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22 Aug 2023

Community Spotlight: Cynthia Kiser

Meet one of our most prolific support volunteers

Meagen Voss

Meagen Voss

Wagtail community manager

This is an image of two wagtails building a nest together

We're continuing our Spotlight series by highlighting the many contributions one of our community members has made to the Wagtail community. If you have wandered into the Wagtail #support channel at all over the years, there's a pretty good chance you've crossed paths with Cynthia Kiser.

Cynthia Kiser is a full stack developer who is currently working for Caltech. She's part of a team that's responsible for maintaining several of the school's most vital websites and learning platforms, including their flagship site Cynthia is a member of the Wagtail core team and is very active in the Wagtail Slack community, where she is a very frequent responder to support questions. Our community certainly wouldn't be where it is today without Cynthia around to help people chase down the bugs in their code.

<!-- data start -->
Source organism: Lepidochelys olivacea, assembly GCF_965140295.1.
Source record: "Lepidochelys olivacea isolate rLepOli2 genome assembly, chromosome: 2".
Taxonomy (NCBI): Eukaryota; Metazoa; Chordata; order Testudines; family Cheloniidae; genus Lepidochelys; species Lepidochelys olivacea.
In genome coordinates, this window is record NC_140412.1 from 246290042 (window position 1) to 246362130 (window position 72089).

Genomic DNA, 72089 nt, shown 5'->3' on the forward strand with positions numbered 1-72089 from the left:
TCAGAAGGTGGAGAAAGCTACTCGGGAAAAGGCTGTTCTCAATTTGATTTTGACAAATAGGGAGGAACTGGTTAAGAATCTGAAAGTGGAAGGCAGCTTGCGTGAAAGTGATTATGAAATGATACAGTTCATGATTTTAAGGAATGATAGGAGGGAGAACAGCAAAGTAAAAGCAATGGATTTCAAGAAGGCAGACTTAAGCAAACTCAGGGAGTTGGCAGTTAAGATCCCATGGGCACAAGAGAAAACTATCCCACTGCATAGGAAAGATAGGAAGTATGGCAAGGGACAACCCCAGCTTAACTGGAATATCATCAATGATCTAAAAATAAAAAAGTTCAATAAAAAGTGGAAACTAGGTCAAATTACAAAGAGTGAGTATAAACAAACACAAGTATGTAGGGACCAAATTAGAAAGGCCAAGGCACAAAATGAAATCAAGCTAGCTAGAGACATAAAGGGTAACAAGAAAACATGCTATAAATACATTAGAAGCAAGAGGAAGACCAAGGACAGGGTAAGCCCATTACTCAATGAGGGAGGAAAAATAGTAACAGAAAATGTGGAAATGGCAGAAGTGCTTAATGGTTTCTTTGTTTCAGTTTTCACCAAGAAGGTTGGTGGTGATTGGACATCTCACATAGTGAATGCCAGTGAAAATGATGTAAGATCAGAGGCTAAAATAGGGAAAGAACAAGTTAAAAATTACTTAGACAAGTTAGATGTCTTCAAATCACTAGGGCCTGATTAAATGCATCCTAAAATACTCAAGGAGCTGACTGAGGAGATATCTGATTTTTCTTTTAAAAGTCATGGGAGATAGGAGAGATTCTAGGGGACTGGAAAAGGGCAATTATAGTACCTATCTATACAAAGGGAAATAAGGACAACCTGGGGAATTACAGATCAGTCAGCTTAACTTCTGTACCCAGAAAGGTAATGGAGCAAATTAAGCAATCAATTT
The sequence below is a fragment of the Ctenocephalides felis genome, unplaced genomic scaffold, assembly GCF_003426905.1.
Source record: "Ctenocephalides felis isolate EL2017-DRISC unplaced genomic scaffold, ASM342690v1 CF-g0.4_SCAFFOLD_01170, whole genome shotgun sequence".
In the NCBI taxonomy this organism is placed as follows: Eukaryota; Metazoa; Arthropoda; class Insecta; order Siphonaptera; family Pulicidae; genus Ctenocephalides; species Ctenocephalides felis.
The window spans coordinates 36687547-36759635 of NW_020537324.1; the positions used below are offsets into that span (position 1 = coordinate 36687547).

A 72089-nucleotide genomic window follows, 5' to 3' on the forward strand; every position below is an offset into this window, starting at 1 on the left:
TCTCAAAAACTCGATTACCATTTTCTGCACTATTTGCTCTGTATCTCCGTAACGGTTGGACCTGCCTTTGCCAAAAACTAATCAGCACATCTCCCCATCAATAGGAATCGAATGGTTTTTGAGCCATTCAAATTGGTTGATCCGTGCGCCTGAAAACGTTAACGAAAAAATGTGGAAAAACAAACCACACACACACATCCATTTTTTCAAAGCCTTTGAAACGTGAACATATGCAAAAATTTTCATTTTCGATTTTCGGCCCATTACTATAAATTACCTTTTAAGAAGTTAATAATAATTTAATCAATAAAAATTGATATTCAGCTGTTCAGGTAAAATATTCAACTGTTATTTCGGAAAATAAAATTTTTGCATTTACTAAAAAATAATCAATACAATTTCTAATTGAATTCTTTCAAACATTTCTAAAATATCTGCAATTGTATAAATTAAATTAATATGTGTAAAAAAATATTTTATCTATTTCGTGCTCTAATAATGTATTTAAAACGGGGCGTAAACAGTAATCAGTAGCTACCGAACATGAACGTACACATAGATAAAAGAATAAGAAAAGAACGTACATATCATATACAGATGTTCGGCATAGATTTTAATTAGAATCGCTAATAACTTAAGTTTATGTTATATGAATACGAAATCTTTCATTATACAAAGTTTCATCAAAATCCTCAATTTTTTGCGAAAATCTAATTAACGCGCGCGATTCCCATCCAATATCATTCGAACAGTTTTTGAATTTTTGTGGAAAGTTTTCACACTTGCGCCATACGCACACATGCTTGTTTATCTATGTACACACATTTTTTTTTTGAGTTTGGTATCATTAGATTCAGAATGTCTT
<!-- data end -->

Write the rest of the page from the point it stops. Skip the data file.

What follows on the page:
Because Cynthia is very generous with her time, we asked her some questions about how she came to Wagtail and became such an active volunteer.

Cynthia Kiser

1. Tell us a bit about yourself. How did you get interested in contributing to open source?

I have been using open source projects since I got into software development. My first job as a developer was working for ArsDigita, which gave away the source code for its platform and had a strong company ethos of passing on one's knowledge. They were pretty bad at incorporating other people's contributions though. So I'm not sure it's fair to call their platform "open source" but in any case, ever since ArsDigita, I have always wanted to contribute back to the projects I have used.

2. What drew you to the Wagtail CMS project? How did you get involved?

It was actually my boss who chose Wagtail as the basis for a CMS that we needed at Caltech. I was managing a homegrown, barebones CMS built in Ruby on Rails. But Chris had a vision for a multi-tenanted CMS that would be a lot more flexible. When he found Wagtail StreamFields and saw that Wagtail was in Python, he knew this was the CMS for us. My initial involvement with our Wagtail installation was mostly figuring out how to do things we had already been doing in Rails or Drupal in Wagtail and then writing APIs and import scripts to help migrate sites into the new platform. Caltech has news articles and event listings starting from 1999, so there was a lot of content to move.